What could change at the third Republican debate?

Donald Trump cannot believe he's falling for this.

Donald Trump cannot believe he’s falling for this.

The third Republican presidential debate airs tonight at 8pm eastern on CNBC and is titled Your Money, Your Vote, which is coincidentally also the title of this year’s session of the Supreme Court. Except for the absence of Scott Walker, the field looks remarkably similar to what we saw in the second and first debates. CNBC admitted all the candidates polling above 3% nationally, which should give you some sense of the sheer, um, thoroughness of the Republican field. Some of these people are not strictly necessary. But the least necessary of them all, Donald Trump and Ben Carson, are somehow vying for front-runner status nationwide. I don’t know about you, but I expected those bubbles to pop sooner. Which brings us to a question: What could voters learn about those two men tonight that they don’t know already?

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In possible overstatement, Time calls dad bod a “sexist atrocity”

A gender-neutral atrocity

A gender-neutral atrocity

My brother sent me this blog post from Time, in which Brian Moylan argues that the concept of the dad bod “continues to reinforce inequality about what is acceptable for men and women.” As you have no good reason to know, a dad bod is when you are kind of fat but not really. The term comes from this 500-word humorous essay by McKenzie Pearson, a sophomore at Clemson University. Pearson writes:

“The dad bod is a nice balance between a beer gut and working out. The dad bod says, ‘I go to the gym occasionally, but I also drink heavily on the weekends and enjoy eating eight slices of pizza at a time.’ It’s not an overweight guy, but it isn’t one with washboard abs, either.”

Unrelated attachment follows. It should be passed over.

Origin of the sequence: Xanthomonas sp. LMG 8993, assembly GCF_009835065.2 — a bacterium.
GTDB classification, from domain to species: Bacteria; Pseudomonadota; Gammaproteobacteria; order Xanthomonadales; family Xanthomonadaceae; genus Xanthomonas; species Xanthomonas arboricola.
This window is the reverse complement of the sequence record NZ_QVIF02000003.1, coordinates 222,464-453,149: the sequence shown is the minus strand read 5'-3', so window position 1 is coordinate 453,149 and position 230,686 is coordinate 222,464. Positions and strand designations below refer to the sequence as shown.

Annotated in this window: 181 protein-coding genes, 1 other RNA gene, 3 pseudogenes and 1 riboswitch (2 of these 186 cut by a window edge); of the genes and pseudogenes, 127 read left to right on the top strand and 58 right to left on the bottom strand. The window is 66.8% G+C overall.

She goes on to enumerate reasons women like a dad bod, including looking pretty my comparison. Annie Dillard it ain’t; Pearson’s essay is lighthearted and relentlessly slight, which might explain why it went viral. It might also be because it feeds the internet outrage machine. Six weeks after Pearson published her essay, Quartz declares that “the viral dad bod phenomenon is male privilege masquerading as empowerment.”

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Time calls 2014 election “end of post-partisan dream”


President Obama meets with members of the House of Representatives

Over at Time magazine—which may just be a website now—Michael Scherer notes how far we’ve come since 2004, when a young firebrand named Barack Obama declared that “there’s not a liberal and a conservative America; there’s a United States of America.” Props to The Cure for the link. Shortly after that speech, we re-elected George W. Bush, hated him, and gave control of Congress to the Democrats in 2006. Then we elected Obama, hated him, and gave the House to Republicans in 2010. Now we appear to be on the eve of repeating that process with the Senate.